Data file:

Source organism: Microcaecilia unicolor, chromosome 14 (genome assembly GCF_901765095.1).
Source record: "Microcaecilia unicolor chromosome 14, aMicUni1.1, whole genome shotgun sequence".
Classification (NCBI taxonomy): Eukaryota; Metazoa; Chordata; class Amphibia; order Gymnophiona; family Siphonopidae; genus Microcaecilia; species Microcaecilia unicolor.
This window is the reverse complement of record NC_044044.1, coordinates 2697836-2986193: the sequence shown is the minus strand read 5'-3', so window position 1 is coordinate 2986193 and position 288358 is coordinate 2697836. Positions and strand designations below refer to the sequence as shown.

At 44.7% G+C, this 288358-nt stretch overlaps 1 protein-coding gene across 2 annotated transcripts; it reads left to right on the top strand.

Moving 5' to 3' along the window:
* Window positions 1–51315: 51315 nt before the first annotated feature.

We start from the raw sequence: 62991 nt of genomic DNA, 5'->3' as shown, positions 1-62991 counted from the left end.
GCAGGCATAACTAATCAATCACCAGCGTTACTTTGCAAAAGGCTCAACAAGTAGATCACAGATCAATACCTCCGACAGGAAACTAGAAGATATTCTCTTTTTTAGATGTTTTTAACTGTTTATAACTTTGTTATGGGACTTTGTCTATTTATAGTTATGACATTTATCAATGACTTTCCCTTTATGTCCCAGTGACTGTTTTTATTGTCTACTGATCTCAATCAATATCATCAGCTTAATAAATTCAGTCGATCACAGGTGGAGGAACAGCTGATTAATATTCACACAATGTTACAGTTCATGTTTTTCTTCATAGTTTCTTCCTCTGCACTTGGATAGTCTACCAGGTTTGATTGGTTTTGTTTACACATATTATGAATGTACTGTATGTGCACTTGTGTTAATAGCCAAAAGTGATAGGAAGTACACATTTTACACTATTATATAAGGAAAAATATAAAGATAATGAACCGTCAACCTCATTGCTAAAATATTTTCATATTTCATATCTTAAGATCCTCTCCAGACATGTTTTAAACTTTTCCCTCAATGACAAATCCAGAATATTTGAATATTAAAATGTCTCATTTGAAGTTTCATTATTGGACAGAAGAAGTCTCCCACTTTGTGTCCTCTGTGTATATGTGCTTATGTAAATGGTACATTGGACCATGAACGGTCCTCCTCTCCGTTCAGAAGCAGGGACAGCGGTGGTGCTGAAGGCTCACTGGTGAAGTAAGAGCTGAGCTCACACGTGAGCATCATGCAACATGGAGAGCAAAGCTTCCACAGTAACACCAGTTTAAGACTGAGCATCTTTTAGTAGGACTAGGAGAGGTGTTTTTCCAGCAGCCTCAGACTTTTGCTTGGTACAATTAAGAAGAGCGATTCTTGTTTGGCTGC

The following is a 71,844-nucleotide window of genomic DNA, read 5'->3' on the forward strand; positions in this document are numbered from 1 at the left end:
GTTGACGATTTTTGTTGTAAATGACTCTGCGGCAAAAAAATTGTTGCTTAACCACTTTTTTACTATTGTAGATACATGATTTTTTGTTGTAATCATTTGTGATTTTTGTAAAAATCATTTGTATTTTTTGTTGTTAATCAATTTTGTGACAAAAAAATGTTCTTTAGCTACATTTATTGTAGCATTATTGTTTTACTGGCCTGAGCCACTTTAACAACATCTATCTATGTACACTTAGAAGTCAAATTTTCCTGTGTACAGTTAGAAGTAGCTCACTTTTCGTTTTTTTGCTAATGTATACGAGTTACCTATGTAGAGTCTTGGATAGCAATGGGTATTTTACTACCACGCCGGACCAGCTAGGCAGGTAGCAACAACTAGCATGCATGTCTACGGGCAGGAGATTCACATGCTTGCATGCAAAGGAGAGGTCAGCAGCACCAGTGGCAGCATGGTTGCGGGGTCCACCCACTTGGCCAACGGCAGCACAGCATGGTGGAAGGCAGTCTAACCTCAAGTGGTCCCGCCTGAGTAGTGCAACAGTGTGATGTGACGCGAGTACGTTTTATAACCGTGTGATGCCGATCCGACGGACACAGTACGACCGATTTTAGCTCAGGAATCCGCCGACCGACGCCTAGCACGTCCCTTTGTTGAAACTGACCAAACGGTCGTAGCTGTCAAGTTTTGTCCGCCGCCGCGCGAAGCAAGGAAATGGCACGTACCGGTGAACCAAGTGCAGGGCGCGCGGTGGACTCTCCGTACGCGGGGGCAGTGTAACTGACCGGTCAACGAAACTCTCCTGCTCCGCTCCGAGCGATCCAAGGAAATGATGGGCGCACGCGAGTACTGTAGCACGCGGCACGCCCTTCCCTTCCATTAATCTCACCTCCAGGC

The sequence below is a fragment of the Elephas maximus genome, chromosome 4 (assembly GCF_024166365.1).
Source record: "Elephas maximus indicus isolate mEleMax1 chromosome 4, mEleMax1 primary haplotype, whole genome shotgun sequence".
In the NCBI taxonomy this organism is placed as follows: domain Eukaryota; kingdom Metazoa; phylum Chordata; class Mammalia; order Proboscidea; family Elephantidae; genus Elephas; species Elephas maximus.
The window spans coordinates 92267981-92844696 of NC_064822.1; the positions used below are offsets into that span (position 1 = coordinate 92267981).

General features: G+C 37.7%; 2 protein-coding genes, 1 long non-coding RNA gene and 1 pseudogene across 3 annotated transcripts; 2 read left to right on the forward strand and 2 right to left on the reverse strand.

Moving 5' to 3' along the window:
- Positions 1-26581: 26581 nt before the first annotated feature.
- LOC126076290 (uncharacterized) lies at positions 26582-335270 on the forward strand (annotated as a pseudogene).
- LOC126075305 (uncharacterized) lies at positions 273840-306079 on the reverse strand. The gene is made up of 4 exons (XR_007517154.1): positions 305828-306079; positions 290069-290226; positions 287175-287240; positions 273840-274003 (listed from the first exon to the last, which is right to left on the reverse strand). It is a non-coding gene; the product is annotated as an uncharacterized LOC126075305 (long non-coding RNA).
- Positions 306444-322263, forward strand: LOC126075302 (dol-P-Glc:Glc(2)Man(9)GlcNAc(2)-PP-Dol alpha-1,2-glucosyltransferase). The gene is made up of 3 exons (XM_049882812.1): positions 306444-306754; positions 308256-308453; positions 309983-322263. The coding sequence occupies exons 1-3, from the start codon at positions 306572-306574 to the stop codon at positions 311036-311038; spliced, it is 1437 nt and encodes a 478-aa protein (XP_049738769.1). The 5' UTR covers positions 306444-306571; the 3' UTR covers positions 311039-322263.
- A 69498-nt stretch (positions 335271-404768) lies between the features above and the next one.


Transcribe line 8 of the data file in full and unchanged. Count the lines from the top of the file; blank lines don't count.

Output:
We start from the raw sequence: 62991 nt of genomic DNA, 5'->3' as shown, positions 1-62991 counted from the left end.